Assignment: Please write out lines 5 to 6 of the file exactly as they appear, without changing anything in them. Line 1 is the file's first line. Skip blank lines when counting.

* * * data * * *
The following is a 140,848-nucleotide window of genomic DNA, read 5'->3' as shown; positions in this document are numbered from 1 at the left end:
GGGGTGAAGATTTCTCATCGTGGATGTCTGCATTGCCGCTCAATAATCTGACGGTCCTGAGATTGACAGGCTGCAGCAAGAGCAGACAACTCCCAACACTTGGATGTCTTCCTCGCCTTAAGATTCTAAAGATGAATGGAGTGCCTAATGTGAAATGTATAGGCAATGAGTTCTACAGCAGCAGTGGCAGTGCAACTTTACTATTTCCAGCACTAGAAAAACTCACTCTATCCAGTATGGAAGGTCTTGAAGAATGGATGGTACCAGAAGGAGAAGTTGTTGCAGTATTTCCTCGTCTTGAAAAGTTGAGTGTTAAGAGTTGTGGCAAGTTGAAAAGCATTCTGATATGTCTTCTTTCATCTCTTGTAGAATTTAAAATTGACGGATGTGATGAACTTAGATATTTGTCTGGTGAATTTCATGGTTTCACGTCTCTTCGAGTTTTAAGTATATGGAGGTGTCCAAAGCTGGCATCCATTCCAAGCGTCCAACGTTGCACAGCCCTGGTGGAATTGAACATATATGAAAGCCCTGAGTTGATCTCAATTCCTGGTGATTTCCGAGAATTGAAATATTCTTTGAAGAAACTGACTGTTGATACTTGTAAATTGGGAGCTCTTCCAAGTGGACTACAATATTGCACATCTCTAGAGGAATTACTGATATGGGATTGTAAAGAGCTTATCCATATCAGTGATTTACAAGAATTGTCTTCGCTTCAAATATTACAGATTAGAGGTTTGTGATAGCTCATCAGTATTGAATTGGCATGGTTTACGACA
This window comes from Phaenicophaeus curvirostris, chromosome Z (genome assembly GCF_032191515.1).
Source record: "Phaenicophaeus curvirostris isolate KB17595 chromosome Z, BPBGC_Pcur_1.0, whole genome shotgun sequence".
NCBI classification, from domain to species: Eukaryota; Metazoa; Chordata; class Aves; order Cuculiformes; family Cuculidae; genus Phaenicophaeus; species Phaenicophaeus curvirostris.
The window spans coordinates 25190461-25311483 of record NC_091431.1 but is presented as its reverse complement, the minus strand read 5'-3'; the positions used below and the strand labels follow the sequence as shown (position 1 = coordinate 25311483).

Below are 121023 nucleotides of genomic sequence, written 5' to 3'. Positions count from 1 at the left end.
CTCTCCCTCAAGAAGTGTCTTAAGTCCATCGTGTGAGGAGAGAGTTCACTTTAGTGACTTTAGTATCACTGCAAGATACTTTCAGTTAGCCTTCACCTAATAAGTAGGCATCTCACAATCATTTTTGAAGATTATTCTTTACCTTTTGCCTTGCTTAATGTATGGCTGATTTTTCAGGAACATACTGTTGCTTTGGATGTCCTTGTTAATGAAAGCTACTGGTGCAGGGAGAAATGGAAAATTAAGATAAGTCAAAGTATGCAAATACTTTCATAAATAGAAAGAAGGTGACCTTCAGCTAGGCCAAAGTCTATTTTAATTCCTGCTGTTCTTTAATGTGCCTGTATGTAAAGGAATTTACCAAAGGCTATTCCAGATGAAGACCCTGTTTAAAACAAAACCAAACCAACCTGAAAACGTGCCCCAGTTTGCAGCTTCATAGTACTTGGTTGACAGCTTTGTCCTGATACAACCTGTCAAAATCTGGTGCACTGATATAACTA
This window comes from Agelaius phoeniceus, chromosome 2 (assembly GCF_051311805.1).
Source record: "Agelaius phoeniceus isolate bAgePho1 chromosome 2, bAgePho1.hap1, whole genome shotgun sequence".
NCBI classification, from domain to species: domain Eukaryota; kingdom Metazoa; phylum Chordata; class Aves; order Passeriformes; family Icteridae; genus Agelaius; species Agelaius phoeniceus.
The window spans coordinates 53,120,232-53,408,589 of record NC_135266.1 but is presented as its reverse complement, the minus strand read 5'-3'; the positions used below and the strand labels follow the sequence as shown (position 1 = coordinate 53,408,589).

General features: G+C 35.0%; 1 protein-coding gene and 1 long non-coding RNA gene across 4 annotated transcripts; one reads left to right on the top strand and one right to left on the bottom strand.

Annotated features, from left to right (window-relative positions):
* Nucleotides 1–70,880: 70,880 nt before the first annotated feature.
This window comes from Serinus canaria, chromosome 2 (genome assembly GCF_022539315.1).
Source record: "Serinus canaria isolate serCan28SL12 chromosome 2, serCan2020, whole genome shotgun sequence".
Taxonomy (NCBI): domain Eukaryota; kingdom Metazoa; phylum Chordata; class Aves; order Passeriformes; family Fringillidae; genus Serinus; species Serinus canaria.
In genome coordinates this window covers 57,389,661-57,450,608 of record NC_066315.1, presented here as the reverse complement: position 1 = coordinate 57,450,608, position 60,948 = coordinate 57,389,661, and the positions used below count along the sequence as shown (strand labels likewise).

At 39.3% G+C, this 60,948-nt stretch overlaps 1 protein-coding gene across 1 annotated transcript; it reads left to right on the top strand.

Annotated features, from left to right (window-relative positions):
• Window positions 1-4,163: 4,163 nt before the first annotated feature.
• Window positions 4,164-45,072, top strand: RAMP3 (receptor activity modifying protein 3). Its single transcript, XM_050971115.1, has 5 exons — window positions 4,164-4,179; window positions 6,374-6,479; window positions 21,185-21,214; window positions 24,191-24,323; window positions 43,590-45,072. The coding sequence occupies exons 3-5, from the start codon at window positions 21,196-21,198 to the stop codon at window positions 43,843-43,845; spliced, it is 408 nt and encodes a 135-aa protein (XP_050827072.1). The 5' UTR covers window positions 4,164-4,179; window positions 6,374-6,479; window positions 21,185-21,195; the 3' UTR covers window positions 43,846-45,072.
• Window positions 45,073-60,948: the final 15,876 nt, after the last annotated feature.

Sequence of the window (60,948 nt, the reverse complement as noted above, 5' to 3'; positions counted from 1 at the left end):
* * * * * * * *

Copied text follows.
NCBI classification, from domain to species: Eukaryota; Metazoa; Chordata; class Aves; order Cuculiformes; family Cuculidae; genus Phaenicophaeus; species Phaenicophaeus curvirostris.
The window spans coordinates 25190461-25311483 of record NC_091431.1 but is presented as its reverse complement, the minus strand read 5'-3'; the positions used below and the strand labels follow the sequence as shown (position 1 = coordinate 25311483).